Just popping my head in fairly quickly—there’s books to read and tea to drink and (hopefully) a good night’s sleep to be had. So. Ahem. Right. I’ve said over and over that Stephen King and I go way back—it all began when I filched his mass markets from my mother’s dresser at nine, and scared the crap out of myself when I read them under the covers thereafter. In the years that followed, my mom and I would unearth remaindered copies of his books at secondhand shops; I’d rediscover him via the blessedly extensive collection at the college library; I’d return to him again and again, via a life- and love-consuming quest of the Dark Tower or some sanity-shattering mission to save JFK’s life. Steve and I, we buds from way back. So: Of course I’d devour Joyland. That delightfully pulp (and faithful to the content!) cover, and the invitation: Who dares enter the funhouse of fear? Pshaw—YOU KNOW I DO, STEVE.
Beneath his folksy horror and glee at the supernatural (or, simply, the other-worldly), what I’ve always admired about Ol’ Steve is the heart that’s so palpable with every story. (It’s more obvious in some than others—“Rita Hayworth and the Shawshank Redemption” is on one end of the spectrum, and The Shining is on another.) Joyland, stripped to show only the genre’s barest bones, accomplished for me a normalcy that seems freakish when compared to the rest of King’s work.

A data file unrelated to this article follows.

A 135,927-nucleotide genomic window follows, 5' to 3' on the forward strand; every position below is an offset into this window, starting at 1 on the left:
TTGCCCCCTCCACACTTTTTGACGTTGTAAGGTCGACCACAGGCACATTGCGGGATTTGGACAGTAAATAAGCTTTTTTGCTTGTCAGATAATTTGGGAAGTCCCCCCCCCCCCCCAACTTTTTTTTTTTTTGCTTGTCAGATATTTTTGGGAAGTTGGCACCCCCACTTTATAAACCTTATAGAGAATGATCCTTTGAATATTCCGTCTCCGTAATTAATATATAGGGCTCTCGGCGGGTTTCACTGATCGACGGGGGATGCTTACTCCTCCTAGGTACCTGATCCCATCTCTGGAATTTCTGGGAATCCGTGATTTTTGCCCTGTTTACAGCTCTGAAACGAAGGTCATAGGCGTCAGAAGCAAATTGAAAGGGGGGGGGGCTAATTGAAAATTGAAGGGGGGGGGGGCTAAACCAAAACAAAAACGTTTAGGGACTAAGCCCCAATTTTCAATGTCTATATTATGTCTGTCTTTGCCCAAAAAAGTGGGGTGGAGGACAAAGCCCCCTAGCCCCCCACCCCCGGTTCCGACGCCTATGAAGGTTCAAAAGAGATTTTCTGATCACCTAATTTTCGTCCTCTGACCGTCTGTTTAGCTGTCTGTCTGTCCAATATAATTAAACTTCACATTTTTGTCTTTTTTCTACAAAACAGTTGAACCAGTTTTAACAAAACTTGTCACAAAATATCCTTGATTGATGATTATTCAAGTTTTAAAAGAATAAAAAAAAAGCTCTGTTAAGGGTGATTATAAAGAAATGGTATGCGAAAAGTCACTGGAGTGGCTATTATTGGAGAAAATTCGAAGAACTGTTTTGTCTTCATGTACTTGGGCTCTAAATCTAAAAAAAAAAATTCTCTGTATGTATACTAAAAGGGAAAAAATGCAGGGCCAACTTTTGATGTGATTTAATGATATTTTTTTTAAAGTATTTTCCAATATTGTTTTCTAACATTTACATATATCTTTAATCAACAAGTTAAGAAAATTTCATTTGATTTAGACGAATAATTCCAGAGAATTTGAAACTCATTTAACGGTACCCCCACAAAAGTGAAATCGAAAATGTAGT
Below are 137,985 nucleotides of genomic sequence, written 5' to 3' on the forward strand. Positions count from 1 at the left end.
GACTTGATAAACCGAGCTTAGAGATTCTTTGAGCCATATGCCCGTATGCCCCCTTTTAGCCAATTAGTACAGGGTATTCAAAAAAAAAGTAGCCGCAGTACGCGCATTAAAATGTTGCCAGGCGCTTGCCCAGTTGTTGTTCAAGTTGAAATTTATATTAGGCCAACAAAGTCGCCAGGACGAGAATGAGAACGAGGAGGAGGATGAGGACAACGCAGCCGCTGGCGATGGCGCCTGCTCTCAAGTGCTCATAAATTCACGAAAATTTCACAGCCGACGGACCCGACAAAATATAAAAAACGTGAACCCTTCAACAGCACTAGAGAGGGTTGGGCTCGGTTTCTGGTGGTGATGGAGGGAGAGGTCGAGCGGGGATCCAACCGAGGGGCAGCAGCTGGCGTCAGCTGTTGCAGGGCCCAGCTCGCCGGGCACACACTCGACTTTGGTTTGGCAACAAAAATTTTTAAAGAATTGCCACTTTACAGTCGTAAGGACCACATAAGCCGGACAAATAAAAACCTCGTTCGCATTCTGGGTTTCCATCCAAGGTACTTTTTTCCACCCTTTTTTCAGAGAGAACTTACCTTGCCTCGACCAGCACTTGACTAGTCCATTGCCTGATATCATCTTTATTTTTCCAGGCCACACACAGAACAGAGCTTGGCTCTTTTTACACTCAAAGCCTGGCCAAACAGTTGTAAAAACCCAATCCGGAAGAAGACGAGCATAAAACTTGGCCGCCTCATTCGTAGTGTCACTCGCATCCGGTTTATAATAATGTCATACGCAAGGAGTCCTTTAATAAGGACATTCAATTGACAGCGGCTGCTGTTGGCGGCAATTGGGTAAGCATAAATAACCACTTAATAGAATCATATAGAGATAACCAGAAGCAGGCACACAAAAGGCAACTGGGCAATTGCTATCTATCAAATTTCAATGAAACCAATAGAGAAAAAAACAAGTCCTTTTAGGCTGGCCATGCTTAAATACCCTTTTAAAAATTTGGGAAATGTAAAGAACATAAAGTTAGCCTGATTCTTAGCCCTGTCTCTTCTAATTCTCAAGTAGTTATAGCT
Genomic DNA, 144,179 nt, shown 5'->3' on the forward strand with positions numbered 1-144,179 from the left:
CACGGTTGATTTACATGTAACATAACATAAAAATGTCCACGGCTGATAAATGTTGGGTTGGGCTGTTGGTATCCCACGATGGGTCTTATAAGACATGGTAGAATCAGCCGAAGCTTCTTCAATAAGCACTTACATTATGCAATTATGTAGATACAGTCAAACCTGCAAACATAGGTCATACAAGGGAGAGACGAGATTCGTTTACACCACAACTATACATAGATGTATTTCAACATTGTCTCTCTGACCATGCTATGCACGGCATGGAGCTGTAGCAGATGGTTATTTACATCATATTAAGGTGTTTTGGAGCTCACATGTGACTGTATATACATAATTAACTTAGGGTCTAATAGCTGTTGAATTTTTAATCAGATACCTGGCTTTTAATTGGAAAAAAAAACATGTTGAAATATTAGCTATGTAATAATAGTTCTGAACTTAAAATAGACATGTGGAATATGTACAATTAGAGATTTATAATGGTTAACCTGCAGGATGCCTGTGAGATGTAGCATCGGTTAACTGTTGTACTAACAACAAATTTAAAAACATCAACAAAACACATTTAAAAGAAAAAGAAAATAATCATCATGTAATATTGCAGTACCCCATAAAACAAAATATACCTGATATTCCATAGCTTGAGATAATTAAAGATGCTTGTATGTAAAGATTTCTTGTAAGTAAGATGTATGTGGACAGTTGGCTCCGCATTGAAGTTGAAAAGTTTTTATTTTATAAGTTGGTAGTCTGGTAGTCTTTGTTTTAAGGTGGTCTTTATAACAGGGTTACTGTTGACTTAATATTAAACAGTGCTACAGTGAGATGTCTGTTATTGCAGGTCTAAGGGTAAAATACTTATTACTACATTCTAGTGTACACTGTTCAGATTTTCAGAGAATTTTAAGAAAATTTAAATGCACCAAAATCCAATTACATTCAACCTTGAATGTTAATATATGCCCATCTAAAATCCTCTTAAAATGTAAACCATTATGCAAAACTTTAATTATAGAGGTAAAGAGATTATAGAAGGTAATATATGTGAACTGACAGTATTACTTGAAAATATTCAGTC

It’s this relative bareness, however, that allows the reader to see how skilled King is at crafting credible characters—with motivations and ambitions that are rarely grandiose but always in earnest, people caught in the weirdness almost always despite themselves. In Joyland, we have a young man during that one formative summer he worked at the titular rundown amusement park—he’s got a girl he can’t get over with, this is his first shot at being independent; there’s the novelty of the experience, there’s the sometimes-not-navigable world of adults. It’s just that there’s a haunted house that’s got his curiosity peaked. Moreover—and, I suppose, strangely enough—King’s adeptness at creating atmosphere translates rather well: I was steeped into the amusement park world, and especially loved how easy King made it to be that way.
One of the reviews I’ve seen of Joyland describes it as “a minor work, but great one,” and I heartily agree. It’s not as grand in the Feels it brings to the table as with “Shawshank,” not as expansive and audaciously epic in the world-building as the Dark Tower series, and not as goddamned terrifying as most of the man’s work. But it’s damned good, damned diverting literature. And, besides, it’s always nice to hear from an old friend.